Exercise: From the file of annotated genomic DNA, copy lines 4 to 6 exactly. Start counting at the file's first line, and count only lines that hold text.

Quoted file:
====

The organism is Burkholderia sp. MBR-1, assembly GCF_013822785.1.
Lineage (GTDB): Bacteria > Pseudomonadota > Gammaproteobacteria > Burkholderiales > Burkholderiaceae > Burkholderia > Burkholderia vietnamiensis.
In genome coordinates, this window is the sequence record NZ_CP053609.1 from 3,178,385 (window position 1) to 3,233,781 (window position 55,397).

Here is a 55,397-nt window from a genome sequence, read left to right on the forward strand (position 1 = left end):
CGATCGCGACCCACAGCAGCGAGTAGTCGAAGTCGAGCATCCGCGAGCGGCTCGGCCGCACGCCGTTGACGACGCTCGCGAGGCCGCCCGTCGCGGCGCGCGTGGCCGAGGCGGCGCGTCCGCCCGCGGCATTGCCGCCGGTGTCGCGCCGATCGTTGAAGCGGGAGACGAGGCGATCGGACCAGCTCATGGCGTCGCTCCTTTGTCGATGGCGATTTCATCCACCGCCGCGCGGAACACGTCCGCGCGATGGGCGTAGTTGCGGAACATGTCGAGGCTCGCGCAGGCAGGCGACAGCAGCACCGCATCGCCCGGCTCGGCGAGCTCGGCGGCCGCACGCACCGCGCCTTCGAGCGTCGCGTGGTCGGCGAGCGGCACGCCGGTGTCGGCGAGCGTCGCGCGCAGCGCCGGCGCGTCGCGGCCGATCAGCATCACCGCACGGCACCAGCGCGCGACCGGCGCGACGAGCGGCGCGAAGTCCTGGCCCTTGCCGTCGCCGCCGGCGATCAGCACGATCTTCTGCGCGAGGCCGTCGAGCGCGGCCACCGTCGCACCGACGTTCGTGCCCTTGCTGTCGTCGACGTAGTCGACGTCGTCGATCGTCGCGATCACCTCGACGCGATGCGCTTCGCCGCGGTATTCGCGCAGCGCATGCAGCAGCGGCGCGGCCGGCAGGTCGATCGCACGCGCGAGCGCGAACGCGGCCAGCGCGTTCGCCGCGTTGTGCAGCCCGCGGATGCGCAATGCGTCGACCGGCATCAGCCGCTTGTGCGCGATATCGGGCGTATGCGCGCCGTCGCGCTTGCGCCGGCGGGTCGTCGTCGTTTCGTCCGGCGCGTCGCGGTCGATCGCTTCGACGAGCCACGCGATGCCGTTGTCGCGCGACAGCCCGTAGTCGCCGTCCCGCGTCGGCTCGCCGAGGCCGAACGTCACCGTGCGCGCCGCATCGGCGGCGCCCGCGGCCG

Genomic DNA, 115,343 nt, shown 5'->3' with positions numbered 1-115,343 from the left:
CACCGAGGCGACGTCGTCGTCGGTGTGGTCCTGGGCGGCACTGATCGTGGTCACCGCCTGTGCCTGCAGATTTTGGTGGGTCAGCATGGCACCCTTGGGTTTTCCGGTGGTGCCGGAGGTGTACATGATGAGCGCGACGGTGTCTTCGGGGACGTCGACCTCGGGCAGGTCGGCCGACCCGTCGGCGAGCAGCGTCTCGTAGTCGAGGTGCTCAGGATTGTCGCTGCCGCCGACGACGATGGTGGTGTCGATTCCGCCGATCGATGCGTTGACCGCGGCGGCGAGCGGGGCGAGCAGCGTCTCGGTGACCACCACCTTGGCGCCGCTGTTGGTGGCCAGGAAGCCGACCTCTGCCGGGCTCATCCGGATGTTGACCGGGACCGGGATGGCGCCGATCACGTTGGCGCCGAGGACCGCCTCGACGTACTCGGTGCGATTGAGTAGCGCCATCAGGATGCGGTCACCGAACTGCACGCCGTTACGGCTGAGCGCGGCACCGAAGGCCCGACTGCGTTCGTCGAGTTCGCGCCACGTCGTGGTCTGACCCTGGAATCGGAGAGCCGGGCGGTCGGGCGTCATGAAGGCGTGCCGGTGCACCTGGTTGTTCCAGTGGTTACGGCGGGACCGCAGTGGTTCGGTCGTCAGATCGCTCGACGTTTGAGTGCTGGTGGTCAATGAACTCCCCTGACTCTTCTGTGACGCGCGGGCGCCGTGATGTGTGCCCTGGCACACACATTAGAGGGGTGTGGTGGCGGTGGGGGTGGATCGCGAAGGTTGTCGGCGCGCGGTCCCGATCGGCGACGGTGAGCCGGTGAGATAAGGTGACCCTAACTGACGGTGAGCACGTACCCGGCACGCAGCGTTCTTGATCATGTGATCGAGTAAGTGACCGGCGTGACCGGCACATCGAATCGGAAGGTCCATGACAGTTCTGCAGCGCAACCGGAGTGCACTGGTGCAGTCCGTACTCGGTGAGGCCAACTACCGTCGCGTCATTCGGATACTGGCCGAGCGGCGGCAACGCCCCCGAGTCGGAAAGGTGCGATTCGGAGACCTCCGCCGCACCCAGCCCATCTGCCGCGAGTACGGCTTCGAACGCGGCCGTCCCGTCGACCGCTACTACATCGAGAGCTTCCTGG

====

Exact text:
Here is a 55,397-nt window from a genome sequence, read left to right on the forward strand (position 1 = left end):
CGATCGCGACCCACAGCAGCGAGTAGTCGAAGTCGAGCATCCGCGAGCGGCTCGGCCGCACGCCGTTGACGACGCTCGCGAGGCCGCCCGTCGCGGCGCGCGTGGCCGAGGCGGCGCGTCCGCCCGCGGCATTGCCGCCGGTGTCGCGCCGATCGTTGAAGCGGGAGACGAGGCGATCGGACCAGCTCATGGCGTCGCTCCTTTGTCGATGGCGATTTCATCCACCGCCGCGCGGAACACGTCCGCGCGATGGGCGTAGTTGCGGAACATGTCGAGGCTCGCGCAGGCAGGCGACAGCAGCACCGCATCGCCCGGCTCGGCGAGCTCGGCGGCCGCACGCACCGCGCCTTCGAGCGTCGCGTGGTCGGCGAGCGGCACGCCGGTGTCGGCGAGCGTCGCGCGCAGCGCCGGCGCGTCGCGGCCGATCAGCATCACCGCACGGCACCAGCGCGCGACCGGCGCGACGAGCGGCGCGAAGTCCTGGCCCTTGCCGTCGCCGCCGGCGATCAGCACGATCTTCTGCGCGAGGCCGTCGAGCGCGGCCACCGTCGCACCGACGTTCGTGCCCTTGCTGTCGTCGACGTAGTCGACGTCGTCGATCGTCGCGATCACCTCGACGCGATGCGCTTCGCCGCGGTATTCGCGCAGCGCATGCAGCAGCGGCGCGGCCGGCAGGTCGATCGCACGCGCGAGCGCGAACGCGGCCAGCGCGTTCGCCGCGTTGTGCAGCCCGCGGATGCGCAATGCGTCGACCGGCATCAGCCGCTTGTGCGCGATATCGGGCGTATGCGCGCCGTCGCGCTTGCGCCGGCGGGTCGTCGTCGTTTCGTCCGGCGCGTCGCGGTCGATCGCTTCGACGAGCCACGCGATGCCGTTGTCGCGCGACAGCCCGTAGTCGCCGTCCCGCGTCGGCTCGCCGAGGCCGAACGTCACCGTGCGCGCCGCATCGGCGGCGCCCGCGGCCG

Genomic DNA, 115,343 nt, shown 5'->3' with positions numbered 1-115,343 from the left: